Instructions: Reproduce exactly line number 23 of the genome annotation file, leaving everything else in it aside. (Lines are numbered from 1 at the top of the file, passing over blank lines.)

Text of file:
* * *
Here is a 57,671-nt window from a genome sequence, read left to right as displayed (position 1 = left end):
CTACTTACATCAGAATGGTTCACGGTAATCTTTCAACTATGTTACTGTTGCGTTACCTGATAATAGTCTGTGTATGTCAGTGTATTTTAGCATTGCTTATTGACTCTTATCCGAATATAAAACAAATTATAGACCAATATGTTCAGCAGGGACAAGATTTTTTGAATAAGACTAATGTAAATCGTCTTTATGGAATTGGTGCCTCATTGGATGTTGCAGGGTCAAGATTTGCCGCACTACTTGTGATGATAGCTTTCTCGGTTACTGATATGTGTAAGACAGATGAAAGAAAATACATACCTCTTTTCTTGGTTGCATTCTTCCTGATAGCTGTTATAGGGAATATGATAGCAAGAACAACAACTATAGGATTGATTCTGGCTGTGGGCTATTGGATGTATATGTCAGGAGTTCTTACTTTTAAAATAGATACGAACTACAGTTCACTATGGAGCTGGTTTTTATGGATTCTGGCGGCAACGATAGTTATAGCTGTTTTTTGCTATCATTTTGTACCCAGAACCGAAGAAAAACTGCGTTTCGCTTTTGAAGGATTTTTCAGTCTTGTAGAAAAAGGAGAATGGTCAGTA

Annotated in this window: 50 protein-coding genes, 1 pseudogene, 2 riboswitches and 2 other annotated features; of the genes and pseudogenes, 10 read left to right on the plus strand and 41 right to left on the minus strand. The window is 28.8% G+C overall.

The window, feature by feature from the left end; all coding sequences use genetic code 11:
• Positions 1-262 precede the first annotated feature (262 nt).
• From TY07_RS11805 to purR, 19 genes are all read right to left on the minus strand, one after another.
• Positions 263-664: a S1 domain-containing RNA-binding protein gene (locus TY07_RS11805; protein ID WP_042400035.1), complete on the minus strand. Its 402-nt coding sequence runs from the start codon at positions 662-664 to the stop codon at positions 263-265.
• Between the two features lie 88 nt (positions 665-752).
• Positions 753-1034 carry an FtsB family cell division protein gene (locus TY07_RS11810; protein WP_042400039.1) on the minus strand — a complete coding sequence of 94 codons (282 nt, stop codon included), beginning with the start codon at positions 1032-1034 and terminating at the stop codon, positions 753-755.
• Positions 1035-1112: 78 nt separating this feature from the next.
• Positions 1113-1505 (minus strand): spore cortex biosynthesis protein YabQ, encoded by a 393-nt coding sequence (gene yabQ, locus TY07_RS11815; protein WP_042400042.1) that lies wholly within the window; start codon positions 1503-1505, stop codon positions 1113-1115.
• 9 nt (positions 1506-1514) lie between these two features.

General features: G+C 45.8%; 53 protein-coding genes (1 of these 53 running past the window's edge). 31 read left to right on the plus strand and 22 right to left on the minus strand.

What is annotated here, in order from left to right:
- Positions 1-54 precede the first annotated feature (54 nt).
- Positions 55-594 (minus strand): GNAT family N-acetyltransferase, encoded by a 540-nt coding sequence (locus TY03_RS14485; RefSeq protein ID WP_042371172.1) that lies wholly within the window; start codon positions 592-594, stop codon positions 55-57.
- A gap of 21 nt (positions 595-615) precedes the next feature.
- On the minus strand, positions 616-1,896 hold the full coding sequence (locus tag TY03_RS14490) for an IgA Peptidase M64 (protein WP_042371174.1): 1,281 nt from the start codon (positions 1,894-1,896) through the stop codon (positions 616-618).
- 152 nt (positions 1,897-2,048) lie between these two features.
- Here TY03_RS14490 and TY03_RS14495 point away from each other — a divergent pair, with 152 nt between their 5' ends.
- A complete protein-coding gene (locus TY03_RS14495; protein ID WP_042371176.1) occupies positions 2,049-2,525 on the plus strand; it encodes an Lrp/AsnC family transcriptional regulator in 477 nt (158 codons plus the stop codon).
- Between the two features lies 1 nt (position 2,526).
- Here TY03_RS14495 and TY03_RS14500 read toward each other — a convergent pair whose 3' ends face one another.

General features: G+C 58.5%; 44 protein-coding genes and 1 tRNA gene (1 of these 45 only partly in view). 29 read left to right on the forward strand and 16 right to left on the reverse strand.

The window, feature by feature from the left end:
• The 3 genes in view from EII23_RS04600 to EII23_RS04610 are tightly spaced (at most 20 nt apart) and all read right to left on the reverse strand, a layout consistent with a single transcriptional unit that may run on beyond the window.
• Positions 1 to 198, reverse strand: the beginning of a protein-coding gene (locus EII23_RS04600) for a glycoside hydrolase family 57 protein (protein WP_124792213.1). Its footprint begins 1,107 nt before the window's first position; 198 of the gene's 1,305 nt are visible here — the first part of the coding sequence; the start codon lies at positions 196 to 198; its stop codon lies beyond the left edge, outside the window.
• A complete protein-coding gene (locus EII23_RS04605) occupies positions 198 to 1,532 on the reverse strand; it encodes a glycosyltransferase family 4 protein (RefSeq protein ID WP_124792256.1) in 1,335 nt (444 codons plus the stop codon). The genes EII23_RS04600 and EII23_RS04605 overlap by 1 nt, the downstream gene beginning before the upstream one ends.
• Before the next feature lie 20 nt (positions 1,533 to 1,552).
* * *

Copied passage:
- Here TY03_RS14495 and TY03_RS14500 read toward each other — a convergent pair whose 3' ends face one another.